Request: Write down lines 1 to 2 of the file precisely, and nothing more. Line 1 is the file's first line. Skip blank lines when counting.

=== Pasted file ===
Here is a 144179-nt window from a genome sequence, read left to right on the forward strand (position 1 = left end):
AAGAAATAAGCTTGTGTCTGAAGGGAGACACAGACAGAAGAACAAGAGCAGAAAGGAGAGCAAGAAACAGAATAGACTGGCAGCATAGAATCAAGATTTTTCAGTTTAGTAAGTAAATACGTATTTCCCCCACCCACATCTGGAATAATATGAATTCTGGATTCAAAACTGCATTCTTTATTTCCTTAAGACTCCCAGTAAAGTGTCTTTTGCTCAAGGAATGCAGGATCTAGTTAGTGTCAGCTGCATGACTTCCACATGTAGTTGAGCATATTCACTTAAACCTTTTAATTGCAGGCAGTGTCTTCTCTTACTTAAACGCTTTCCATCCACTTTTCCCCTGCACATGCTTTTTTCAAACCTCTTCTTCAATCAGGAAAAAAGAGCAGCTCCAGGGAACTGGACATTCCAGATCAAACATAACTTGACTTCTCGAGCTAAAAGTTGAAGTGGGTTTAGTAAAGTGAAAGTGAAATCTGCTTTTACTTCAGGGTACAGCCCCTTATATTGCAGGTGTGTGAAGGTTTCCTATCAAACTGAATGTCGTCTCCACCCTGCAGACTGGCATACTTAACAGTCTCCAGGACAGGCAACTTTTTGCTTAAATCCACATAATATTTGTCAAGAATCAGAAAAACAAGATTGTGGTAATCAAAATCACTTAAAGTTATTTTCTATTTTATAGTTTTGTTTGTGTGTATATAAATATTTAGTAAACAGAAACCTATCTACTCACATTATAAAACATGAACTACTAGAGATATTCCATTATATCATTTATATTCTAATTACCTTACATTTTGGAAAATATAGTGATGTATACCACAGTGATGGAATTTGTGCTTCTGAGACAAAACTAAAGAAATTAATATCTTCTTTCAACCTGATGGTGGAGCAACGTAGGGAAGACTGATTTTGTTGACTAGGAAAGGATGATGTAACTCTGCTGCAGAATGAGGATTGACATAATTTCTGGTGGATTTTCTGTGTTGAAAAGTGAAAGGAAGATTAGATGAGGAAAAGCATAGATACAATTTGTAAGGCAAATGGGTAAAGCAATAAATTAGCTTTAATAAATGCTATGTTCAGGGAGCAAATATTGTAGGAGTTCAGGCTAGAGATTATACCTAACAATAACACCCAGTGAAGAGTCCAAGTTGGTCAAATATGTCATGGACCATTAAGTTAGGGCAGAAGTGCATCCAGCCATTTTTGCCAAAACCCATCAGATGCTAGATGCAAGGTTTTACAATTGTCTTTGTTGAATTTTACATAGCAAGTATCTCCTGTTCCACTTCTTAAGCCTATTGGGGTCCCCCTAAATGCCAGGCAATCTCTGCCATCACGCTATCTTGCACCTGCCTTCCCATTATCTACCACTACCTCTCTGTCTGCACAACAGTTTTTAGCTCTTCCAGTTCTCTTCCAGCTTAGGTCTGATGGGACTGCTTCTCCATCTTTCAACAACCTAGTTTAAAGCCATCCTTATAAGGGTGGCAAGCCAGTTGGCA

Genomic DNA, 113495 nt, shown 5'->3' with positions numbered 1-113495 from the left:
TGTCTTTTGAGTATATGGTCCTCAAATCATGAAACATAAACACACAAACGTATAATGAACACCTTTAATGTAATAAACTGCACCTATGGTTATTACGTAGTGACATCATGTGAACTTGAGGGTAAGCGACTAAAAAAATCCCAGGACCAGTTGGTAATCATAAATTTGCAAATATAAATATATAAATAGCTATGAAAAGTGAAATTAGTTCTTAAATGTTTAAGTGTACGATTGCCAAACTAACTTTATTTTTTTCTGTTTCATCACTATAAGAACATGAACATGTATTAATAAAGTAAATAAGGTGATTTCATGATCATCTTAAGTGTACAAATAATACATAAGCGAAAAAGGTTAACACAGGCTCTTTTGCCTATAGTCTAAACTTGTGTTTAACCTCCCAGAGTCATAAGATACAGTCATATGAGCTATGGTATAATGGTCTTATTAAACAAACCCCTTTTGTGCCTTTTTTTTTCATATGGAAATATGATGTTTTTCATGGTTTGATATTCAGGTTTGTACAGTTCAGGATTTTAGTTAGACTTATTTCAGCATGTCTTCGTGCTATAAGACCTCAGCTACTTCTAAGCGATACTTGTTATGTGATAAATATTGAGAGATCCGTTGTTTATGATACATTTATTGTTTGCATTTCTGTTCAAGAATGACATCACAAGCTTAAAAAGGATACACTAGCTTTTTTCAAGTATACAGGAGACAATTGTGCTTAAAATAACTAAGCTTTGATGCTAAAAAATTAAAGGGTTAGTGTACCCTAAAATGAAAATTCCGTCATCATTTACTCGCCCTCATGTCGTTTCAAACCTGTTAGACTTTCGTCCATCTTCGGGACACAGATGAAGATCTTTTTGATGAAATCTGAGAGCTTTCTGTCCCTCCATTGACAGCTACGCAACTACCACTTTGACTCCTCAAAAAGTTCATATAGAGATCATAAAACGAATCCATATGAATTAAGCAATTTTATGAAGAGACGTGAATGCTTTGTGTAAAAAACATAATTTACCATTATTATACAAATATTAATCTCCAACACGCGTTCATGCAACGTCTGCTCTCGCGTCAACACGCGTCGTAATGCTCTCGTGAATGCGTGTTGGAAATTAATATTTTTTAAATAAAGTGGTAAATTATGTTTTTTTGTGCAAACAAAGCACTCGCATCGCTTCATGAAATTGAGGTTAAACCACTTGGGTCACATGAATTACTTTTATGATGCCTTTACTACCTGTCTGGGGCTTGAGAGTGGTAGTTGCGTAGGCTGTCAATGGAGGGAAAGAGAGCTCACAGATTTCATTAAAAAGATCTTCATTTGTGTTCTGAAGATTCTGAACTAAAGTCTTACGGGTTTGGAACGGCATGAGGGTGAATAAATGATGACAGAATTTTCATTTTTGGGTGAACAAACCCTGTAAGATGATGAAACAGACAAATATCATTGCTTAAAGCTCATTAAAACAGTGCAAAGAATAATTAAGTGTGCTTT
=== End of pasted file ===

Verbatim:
Here is a 144179-nt window from a genome sequence, read left to right on the forward strand (position 1 = left end):
AAGAAATAAGCTTGTGTCTGAAGGGAGACACAGACAGAAGAACAAGAGCAGAAAGGAGAGCAAGAAACAGAATAGACTGGCAGCATAGAATCAAGATTTTTCAGTTTAGTAAGTAAATACGTATTTCCCCCACCCACATCTGGAATAATATGAATTCTGGATTCAAAACTGCATTCTTTATTTCCTTAAGACTCCCAGTAAAGTGTCTTTTGCTCAAGGAATGCAGGATCTAGTTAGTGTCAGCTGCATGACTTCCACATGTAGTTGAGCATATTCACTTAAACCTTTTAATTGCAGGCAGTGTCTTCTCTTACTTAAACGCTTTCCATCCACTTTTCCCCTGCACATGCTTTTTTCAAACCTCTTCTTCAATCAGGAAAAAAGAGCAGCTCCAGGGAACTGGACATTCCAGATCAAACATAACTTGACTTCTCGAGCTAAAAGTTGAAGTGGGTTTAGTAAAGTGAAAGTGAAATCTGCTTTTACTTCAGGGTACAGCCCCTTATATTGCAGGTGTGTGAAGGTTTCCTATCAAACTGAATGTCGTCTCCACCCTGCAGACTGGCATACTTAACAGTCTCCAGGACAGGCAACTTTTTGCTTAAATCCACATAATATTTGTCAAGAATCAGAAAAACAAGATTGTGGTAATCAAAATCACTTAAAGTTATTTTCTATTTTATAGTTTTGTTTGTGTGTATATAAATATTTAGTAAACAGAAACCTATCTACTCACATTATAAAACATGAACTACTAGAGATATTCCATTATATCATTTATATTCTAATTACCTTACATTTTGGAAAATATAGTGATGTATACCACAGTGATGGAATTTGTGCTTCTGAGACAAAACTAAAGAAATTAATATCTTCTTTCAACCTGATGGTGGAGCAACGTAGGGAAGACTGATTTTGTTGACTAGGAAAGGATGATGTAACTCTGCTGCAGAATGAGGATTGACATAATTTCTGGTGGATTTTCTGTGTTGAAAAGTGAAAGGAAGATTAGATGAGGAAAAGCATAGATACAATTTGTAAGGCAAATGGGTAAAGCAATAAATTAGCTTTAATAAATGCTATGTTCAGGGAGCAAATATTGTAGGAGTTCAGGCTAGAGATTATACCTAACAATAACACCCAGTGAAGAGTCCAAGTTGGTCAAATATGTCATGGACCATTAAGTTAGGGCAGAAGTGCATCCAGCCATTTTTGCCAAAACCCATCAGATGCTAGATGCAAGGTTTTACAATTGTCTTTGTTGAATTTTACATAGCAAGTATCTCCTGTTCCACTTCTTAAGCCTATTGGGGTCCCCCTAAATGCCAGGCAATCTCTGCCATCACGCTATCTTGCACCTGCCTTCCCATTATCTACCACTACCTCTCTGTCTGCACAACAGTTTTTAGCTCTTCCAGTTCTCTTCCAGCTTAGGTCTGATGGGACTGCTTCTCCATCTTTCAACAACCTAGTTTAAAGCCATCCTTATAAGGGTGGCAAGCCAGTTGGCA